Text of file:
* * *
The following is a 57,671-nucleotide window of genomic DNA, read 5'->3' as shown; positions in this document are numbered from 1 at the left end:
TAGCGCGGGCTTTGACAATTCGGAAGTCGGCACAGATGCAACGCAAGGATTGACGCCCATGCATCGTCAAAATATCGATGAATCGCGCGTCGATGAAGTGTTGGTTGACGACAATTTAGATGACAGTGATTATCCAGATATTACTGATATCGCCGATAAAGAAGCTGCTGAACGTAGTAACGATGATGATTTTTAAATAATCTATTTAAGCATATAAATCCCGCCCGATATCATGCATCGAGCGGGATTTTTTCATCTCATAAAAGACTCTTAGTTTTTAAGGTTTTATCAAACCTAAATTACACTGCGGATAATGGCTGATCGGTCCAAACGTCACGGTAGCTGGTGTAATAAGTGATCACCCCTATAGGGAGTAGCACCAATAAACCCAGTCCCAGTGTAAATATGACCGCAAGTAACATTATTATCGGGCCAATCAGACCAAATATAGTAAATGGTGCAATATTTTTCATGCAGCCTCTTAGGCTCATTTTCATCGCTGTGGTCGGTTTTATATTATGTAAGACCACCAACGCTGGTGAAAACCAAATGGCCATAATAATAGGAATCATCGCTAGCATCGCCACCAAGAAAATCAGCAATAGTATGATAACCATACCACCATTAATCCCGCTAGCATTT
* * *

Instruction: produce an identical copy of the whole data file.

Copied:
The following is a 57,671-nucleotide window of genomic DNA, read 5'->3' as shown; positions in this document are numbered from 1 at the left end:
TAGCGCGGGCTTTGACAATTCGGAAGTCGGCACAGATGCAACGCAAGGATTGACGCCCATGCATCGTCAAAATATCGATGAATCGCGCGTCGATGAAGTGTTGGTTGACGACAATTTAGATGACAGTGATTATCCAGATATTACTGATATCGCCGATAAAGAAGCTGCTGAACGTAGTAACGATGATGATTTTTAAATAATCTATTTAAGCATATAAATCCCGCCCGATATCATGCATCGAGCGGGATTTTTTCATCTCATAAAAGACTCTTAGTTTTTAAGGTTTTATCAAACCTAAATTACACTGCGGATAATGGCTGATCGGTCCAAACGTCACGGTAGCTGGTGTAATAAGTGATCACCCCTATAGGGAGTAGCACCAATAAACCCAGTCCCAGTGTAAATATGACCGCAAGTAACATTATTATCGGGCCAATCAGACCAAATATAGTAAATGGTGCAATATTTTTCATGCAGCCTCTTAGGCTCATTTTCATCGCTGTGGTCGGTTTTATATTATGTAAGACCACCAACGCTGGTGAAAACCAAATGGCCATAATAATAGGAATCATCGCTAGCATCGCCACCAAGAAAATCAGCAATAGTATGATAACCATACCACCATTAATCCCGCTAGCATTT